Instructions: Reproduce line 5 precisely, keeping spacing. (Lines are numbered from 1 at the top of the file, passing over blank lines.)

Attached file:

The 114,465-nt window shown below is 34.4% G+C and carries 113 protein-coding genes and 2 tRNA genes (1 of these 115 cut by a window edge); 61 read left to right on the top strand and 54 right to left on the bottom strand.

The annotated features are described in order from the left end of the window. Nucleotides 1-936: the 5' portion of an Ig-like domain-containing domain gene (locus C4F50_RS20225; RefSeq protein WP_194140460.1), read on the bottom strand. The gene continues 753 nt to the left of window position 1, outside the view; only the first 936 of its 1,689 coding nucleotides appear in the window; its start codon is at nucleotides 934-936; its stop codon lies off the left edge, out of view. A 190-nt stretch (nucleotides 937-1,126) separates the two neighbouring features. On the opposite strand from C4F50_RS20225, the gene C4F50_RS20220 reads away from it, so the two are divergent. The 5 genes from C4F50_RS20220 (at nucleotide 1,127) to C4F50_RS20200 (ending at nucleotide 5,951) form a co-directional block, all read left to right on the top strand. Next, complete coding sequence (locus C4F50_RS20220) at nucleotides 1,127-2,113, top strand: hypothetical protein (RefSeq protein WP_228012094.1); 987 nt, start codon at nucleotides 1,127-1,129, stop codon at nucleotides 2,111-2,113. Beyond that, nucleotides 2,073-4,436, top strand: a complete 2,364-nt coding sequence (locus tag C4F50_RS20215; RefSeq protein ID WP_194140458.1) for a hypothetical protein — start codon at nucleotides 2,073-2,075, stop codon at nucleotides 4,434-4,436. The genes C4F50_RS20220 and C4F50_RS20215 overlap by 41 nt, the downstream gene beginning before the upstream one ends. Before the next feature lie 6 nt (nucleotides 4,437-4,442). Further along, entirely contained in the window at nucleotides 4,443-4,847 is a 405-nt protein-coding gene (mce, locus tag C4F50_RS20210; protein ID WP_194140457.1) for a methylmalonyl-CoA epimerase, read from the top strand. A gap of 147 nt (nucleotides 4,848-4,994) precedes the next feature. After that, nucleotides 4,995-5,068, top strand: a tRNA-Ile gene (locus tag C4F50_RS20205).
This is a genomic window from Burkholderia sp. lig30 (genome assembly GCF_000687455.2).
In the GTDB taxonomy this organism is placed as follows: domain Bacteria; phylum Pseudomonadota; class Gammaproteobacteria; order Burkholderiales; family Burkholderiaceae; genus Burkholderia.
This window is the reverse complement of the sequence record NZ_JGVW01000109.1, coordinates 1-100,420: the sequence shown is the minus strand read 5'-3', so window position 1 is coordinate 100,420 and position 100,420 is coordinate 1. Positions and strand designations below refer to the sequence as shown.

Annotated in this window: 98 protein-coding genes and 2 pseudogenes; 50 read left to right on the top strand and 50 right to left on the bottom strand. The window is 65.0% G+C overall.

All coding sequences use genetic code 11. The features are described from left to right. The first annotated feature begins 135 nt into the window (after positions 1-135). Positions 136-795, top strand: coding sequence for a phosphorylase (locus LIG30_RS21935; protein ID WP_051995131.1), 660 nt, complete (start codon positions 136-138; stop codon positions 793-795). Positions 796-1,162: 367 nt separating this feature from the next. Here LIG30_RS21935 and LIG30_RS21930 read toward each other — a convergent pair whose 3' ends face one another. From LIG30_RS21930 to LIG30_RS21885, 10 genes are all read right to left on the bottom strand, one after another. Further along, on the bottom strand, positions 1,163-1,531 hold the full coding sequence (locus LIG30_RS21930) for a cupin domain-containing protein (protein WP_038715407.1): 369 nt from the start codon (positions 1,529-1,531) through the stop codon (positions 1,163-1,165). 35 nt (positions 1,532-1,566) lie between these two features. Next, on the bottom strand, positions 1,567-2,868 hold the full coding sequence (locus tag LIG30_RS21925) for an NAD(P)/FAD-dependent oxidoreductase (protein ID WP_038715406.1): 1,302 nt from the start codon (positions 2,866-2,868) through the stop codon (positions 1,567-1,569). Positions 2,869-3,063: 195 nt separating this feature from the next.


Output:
This window is the reverse complement of the sequence record NZ_JGVW01000109.1, coordinates 1-100,420: the sequence shown is the minus strand read 5'-3', so window position 1 is coordinate 100,420 and position 100,420 is coordinate 1. Positions and strand designations below refer to the sequence as shown.